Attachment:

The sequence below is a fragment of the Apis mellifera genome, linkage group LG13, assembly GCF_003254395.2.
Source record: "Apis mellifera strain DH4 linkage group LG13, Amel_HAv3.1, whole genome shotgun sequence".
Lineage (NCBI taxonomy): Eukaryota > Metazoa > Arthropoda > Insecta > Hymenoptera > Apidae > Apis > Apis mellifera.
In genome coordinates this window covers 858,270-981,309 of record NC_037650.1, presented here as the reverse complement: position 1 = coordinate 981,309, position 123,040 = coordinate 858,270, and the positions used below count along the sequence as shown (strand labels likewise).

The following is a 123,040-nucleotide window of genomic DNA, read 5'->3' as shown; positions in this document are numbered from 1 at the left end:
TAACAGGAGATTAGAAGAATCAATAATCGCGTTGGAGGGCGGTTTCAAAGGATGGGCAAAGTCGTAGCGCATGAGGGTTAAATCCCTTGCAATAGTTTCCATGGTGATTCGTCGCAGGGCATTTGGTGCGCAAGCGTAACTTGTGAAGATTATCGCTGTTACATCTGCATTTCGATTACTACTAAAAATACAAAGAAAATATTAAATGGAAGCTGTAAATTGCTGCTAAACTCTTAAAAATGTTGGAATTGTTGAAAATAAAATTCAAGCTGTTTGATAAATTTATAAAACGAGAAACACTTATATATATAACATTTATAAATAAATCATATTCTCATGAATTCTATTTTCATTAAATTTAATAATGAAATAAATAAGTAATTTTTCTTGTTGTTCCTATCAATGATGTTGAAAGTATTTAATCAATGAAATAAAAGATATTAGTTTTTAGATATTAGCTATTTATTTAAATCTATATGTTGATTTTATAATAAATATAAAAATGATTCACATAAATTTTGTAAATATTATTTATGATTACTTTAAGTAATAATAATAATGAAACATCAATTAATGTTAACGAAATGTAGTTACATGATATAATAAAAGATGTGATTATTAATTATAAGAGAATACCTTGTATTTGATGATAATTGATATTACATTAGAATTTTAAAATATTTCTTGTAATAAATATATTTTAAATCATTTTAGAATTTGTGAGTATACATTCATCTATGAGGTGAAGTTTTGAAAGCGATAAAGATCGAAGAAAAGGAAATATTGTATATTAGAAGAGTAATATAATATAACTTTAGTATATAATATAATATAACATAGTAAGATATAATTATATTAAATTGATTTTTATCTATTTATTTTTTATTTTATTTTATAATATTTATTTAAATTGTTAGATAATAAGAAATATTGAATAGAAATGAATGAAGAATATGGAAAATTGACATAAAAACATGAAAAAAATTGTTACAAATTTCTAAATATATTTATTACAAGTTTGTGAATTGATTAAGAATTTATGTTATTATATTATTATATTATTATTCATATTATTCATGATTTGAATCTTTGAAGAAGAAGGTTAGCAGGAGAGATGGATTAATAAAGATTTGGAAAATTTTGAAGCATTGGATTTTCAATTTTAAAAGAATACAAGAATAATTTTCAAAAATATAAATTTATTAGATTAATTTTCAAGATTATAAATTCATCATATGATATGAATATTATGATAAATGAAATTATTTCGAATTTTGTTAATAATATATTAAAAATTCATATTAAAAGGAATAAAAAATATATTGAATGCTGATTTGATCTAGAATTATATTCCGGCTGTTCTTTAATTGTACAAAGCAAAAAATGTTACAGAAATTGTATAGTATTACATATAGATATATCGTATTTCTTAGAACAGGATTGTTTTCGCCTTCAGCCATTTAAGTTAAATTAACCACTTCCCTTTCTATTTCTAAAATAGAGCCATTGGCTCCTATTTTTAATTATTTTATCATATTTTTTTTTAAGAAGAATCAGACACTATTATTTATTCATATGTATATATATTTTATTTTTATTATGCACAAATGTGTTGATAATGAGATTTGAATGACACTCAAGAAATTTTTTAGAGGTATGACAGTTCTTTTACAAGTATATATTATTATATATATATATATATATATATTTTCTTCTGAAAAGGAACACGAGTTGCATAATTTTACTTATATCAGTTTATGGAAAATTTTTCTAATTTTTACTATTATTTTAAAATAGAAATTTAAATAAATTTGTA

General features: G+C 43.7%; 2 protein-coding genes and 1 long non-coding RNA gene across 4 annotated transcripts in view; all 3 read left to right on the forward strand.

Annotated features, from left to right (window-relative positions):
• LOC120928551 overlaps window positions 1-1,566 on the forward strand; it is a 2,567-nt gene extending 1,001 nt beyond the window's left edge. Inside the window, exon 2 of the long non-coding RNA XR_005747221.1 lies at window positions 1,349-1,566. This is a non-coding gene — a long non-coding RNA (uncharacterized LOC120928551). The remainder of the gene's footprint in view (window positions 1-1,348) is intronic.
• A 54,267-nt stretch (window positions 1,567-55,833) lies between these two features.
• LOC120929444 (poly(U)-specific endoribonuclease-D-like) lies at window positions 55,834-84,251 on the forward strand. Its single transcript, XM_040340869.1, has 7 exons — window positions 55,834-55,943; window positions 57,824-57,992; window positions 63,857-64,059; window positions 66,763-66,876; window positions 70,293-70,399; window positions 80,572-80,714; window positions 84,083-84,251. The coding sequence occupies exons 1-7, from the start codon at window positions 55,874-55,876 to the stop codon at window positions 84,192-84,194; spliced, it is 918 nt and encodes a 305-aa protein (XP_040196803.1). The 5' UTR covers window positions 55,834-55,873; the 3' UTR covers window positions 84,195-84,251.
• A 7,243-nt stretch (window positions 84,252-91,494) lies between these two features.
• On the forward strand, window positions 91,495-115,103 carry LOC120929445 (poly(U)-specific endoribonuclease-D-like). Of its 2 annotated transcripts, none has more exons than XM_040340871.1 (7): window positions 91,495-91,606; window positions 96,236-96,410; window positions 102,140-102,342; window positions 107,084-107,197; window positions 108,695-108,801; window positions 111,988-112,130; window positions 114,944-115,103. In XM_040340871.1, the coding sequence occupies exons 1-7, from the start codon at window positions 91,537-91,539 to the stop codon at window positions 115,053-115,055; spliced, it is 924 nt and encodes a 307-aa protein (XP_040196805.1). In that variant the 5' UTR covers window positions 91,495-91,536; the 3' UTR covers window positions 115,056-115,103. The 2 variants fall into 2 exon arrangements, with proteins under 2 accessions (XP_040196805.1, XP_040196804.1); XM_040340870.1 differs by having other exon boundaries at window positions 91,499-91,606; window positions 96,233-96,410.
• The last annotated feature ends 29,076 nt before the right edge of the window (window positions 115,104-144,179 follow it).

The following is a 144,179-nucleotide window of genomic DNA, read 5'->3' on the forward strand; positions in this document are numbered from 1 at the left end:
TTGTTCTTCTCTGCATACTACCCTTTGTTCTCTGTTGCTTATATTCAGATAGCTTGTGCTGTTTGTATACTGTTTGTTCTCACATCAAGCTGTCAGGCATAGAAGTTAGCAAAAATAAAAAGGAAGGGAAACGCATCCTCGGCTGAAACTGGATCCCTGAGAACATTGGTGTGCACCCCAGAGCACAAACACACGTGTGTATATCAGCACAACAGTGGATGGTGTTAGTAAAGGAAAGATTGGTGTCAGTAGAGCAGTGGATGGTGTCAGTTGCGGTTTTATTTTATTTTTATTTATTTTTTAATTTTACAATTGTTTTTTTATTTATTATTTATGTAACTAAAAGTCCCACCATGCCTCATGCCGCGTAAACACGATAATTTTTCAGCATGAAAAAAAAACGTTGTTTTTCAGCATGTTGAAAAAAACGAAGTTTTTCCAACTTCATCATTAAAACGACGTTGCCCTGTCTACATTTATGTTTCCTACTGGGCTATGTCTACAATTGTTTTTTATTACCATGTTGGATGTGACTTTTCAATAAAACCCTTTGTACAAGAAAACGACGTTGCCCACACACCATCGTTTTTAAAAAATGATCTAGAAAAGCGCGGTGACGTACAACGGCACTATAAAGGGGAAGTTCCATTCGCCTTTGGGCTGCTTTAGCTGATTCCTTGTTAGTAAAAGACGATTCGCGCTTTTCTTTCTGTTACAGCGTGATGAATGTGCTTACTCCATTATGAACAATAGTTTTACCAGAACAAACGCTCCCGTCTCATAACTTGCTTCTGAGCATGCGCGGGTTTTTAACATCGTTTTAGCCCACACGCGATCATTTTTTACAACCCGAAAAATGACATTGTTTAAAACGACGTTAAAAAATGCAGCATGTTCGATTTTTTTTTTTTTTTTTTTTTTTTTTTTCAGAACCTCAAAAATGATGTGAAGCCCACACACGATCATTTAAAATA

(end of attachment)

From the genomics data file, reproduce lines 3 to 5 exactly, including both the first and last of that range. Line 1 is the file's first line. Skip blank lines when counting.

Lineage (NCBI taxonomy): Eukaryota > Metazoa > Arthropoda > Insecta > Hymenoptera > Apidae > Apis > Apis mellifera.
In genome coordinates this window covers 858,270-981,309 of record NC_037650.1, presented here as the reverse complement: position 1 = coordinate 981,309, position 123,040 = coordinate 858,270, and the positions used below count along the sequence as shown (strand labels likewise).

The following is a 123,040-nucleotide window of genomic DNA, read 5'->3' as shown; positions in this document are numbered from 1 at the left end: